Although their specific function is unknown, brown-glazed, globular-shaped jars with wide mouths, double handles, and vertical rib décor were popular northern kiln products during Northern Sung (960-1127) and Chin (1115-1234) dynasties. The distinguishing ribs are not rolled appliqué strips of clay as they seem, but rather, trailings of white kaolinic slip that were extruded onto the body of the vessel with a tool akin to a modern cake decorator. After all parts had dried, the potter applied the iron-rich glaze in two dippings. In firing, the glaze pulled away from the raised ribs causing them to appear slightly lighter in color than the thicker, darker glaze of the body.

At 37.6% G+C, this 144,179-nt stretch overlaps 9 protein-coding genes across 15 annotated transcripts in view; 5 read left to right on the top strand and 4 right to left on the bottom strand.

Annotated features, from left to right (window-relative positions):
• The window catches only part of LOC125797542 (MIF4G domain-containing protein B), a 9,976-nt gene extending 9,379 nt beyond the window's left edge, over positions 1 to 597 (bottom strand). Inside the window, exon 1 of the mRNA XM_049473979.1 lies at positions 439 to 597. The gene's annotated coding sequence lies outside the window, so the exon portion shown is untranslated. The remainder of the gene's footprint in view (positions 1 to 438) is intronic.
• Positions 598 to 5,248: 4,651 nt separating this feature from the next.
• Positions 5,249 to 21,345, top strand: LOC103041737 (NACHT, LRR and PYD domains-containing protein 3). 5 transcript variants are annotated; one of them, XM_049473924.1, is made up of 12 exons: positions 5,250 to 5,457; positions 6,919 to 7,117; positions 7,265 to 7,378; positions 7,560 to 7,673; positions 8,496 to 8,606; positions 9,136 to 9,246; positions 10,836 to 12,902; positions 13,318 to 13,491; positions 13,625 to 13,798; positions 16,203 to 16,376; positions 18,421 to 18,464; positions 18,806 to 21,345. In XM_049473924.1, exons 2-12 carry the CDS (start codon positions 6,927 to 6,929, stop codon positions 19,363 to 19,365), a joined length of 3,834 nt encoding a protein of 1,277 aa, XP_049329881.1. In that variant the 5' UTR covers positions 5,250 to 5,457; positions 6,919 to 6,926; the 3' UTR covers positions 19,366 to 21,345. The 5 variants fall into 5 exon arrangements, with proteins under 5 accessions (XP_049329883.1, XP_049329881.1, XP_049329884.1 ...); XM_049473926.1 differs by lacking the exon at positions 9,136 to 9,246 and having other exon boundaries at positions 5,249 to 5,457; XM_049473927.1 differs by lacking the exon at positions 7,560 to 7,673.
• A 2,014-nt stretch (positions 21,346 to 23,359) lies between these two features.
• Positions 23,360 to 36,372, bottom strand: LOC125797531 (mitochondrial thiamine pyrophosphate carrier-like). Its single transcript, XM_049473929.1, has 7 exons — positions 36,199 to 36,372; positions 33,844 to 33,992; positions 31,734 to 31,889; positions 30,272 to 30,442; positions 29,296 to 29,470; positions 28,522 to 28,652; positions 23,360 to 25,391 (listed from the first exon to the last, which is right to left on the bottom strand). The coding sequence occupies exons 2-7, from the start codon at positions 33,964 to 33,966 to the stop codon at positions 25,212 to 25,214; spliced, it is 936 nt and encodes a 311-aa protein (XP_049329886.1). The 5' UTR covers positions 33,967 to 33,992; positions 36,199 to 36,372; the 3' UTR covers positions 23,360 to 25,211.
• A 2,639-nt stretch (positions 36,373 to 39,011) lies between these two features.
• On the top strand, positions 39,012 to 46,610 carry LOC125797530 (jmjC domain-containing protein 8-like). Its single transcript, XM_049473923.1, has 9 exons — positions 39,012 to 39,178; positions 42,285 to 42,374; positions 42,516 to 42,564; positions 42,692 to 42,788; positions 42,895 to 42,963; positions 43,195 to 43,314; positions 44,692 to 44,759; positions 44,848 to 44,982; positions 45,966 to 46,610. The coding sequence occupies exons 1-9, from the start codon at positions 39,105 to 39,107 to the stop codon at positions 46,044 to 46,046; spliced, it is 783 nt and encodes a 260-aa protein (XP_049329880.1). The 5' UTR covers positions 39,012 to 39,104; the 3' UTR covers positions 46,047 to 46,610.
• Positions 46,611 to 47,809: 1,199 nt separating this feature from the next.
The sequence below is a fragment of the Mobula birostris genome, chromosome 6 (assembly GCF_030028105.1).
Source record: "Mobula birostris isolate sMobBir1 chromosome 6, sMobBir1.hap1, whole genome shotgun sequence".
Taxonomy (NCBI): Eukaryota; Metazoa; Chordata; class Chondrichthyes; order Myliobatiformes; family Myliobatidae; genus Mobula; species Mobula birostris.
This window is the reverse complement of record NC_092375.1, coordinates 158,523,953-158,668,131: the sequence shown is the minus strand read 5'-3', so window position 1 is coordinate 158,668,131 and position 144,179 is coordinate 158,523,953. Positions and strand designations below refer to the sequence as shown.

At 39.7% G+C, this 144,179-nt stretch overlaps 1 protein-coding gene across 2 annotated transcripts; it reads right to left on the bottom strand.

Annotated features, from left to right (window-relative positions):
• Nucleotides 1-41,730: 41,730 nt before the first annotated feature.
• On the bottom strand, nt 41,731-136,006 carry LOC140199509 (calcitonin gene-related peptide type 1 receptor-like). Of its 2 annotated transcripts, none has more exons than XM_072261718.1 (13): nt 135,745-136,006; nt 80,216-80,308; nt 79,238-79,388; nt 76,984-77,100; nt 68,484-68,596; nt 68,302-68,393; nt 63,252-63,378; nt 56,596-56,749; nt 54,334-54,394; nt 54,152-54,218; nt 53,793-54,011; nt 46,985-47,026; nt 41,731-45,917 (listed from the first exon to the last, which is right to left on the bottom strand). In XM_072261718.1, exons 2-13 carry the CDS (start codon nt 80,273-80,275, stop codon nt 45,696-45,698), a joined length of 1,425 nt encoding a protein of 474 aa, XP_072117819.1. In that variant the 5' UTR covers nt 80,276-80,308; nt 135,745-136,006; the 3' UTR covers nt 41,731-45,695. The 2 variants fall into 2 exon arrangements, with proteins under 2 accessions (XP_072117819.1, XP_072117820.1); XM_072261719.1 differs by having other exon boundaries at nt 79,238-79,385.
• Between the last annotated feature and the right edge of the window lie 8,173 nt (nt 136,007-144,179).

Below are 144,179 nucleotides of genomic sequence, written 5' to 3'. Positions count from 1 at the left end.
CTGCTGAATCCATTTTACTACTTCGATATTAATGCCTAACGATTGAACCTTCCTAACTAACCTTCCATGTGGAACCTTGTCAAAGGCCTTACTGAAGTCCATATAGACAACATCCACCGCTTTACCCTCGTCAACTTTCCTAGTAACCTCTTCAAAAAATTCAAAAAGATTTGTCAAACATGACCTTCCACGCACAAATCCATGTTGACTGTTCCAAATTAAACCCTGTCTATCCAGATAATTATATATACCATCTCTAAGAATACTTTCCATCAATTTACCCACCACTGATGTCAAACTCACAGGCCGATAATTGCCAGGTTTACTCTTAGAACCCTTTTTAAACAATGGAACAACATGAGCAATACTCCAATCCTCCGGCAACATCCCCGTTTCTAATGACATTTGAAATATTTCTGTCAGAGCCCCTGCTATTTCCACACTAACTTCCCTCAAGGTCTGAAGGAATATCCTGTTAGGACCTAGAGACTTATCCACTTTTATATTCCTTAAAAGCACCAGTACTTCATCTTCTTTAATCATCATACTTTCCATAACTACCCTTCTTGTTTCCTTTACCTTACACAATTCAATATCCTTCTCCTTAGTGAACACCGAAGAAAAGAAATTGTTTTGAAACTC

This is one of the largest recorded examples of a brown-glazed ribbed jar. It was probably made at one of the Tz'u-chou type kilns in Honan or Hopei province.